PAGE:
And they knew immediately
What the world was fer
He said 'Give me my cane'
He said 'Give me my hat'
The time has come
To begin the Begat.

Confronted with all the begetting in the Old Testament, the modern mind says, "Well, naturally, these primitive societies were concerned with children. They needed someone to provide for them in their old age." In our advanced society, we don't have to worry about that; we automatically have someone to provide for us in our old age: the state. But the state - at least in its modern European welfare incarnation - needs children as least as much as those old-time Jews did. And the problem with the European state is that, like Elisabeth, it's barren.

Collectively barren, I hasten to add. Individually, it's made up of millions of fertile women, who voluntarily opt for no children at all or one designer kid at 39. In Italy, the home of the Church, the birthrate's down to 1.2 children per couple - or about half "replacement rate". You can't buck that kind of arithmetic.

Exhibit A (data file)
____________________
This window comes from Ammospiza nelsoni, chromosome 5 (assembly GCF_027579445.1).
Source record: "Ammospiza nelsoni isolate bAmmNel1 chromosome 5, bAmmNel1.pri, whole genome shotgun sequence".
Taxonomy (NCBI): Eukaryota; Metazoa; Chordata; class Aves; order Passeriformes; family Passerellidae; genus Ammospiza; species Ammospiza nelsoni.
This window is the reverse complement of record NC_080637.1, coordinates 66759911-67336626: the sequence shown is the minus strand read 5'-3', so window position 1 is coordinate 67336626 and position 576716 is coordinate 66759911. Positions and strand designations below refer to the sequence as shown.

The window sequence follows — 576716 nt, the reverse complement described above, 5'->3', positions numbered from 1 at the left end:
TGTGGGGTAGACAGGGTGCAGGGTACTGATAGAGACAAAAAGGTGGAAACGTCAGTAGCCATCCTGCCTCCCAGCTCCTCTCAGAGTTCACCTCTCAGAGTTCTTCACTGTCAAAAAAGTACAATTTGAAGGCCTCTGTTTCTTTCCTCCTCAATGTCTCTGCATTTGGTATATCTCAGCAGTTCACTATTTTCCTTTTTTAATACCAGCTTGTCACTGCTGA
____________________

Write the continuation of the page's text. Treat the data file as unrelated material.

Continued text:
Israel's doing the numbers, too. If it doesn't unload the "occupied territories" soon, Palestinians will do their sums, quit asking for their own state, and instead demand a one-man-one-vote arrangement for the state they're already in. Last week, in a speech on the country's demographic difficulties, Binyamin Netanyahu conceded: "We do have a demographic problem, but it is with the Arab Israelis."

"The day is not far off," replied Ahmad Tibi, an Arab member of the Knesset, "when Netanyahu and his cohorts will put up roadblocks at the entrances to Arab villages to tie Arab women's tubes and spray us with spermicide."

Mr Tibi is correct to this extent. The problem is not tying Arab tubes, but metaphorically untying Jewish tubes. It's remarkable that, having survived the Holocaust, the Jewish people should now be in danger of not surviving their survival of the Holocaust.

Demography is not necessarily destiny. Today's high Muslim birthrates will fall, and probably fall dramatically, as the Roman Catholic birthrates in Italy, Ireland and Quebec have. But demographics is a game of last man standing. It's no consolation that Muslim birthrates will start falling in 2050 if yours are off the cliff right now. The last people around in any numbers will determine the kind of society we live in.